By David Martin, President and CEO of VeinInnovations
Tech that tracks your health is increasingly popular and sophisticated. Last week, tech blogs were atwitter over a new device created by San Francisco based company Hello that promises to track every aspect of your sleep. The device, a smartly designed sphere, is called Sense. It is a sleep tracker capable of monitoring ambient light, temperature and humidity, particulate matter in the air, noise and your movements. In the morning, an accompanying app provides you with a report that details your sleep and rates it with a “Sleep Score.” It’s not on the market yet, but interest is high. After debuting on the crowdfunding site Kickstarter, Sense raised $120,000 in a few hours – mostly thanks to more than 4,000 $99 pledges that functioned as a pre-order for the product.
In the promotional video for Sense, Hello co-founder James Proud says, “Nobody’s even thinking about the most important room of our lives and how it impacts us.” Well, while no company may have created a sensor as all-inclusive as Sense, I have to disagree that no one is thinking about it.
Sleep is the subject of a great deal of research. Even so, we’re still not sure why we need sleep, but it doesn’t take a degree to know that sleep matters. (There will be more on this and the fascinating research on the physiology of the brain during sleep, in next week’s column.) Sleep is restorative, both emotionally and physically. I’ve written before about the importance of sleep and tips for getting a solid night’s rest. A slew of studies exist touting the benefits of sleep and the detriment to health when sleep doesn’t come easy. One factor that keeps us from a good night’s sleep is an emotion many of us find hard to control: stress.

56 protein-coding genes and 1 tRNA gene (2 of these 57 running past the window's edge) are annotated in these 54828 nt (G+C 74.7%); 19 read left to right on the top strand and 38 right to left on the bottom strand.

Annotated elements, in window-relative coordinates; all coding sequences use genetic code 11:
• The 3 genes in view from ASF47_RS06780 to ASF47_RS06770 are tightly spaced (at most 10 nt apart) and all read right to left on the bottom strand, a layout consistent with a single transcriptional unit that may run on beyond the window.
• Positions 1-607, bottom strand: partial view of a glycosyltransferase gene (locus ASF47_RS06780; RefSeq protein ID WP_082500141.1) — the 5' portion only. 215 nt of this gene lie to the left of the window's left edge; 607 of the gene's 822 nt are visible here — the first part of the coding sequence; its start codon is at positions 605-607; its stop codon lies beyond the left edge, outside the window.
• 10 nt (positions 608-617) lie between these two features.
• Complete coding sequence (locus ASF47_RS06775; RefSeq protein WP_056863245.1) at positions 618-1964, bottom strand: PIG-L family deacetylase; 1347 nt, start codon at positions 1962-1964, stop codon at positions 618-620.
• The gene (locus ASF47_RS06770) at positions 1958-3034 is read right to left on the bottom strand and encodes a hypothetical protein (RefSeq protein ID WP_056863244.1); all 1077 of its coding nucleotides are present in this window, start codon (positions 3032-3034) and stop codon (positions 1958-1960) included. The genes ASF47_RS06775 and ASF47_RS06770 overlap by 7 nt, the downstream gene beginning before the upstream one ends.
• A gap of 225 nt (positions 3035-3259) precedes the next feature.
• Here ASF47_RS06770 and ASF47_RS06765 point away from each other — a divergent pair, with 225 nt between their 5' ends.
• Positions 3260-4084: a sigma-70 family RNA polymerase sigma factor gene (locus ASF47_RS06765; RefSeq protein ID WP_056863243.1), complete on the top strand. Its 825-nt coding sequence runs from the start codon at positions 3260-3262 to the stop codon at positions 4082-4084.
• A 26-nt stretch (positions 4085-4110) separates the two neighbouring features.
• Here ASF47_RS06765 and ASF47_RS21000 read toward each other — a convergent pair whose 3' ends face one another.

When we don’t get enough sleep, our stress levels can rise. But when we’re stressed, it’s hard to fall asleep and difficult to get the restful, deep sleep our bodies need. Damned if you do, damned if you don’t. We’re not built for modern-day stress. Stress hormones are a cocktail that help us deal with danger – quite helpful when you’re in a fight-or-flight scenario, less so when you’re worried about a wedding, your job or a fight with your partner. Our stress hormones don’t automatically lower when we fall asleep, and instead keep working on our brains, urging us to wake up and face the problem. (Check out this NPR article, but don’t let it stress you out!)
If stress is interfering with your sleep, start integrating healthy bedtime habits into your routine. It’s easier said than done, I know. Take the TV out of your bedroom. Kick out all the tech, in fact. (The light from screens keeps your brain on “daytime” mode.) Start an evening wind-down after dinner. Read, do some stretching, take a crack at a crossword. Find an activity that relaxes you. Keep a routine, going to bed at the same time each night and waking at the same time every morning. Finally, reserve the bed for sleeping! Don’t carry in a laptop and crank out one more email. Your bed should signify – and be – a restful place.
Teasing out the effect of sleep on our bodies and the myriad effects of sleep on our health is fascinating. Come back next week for another look at sleep!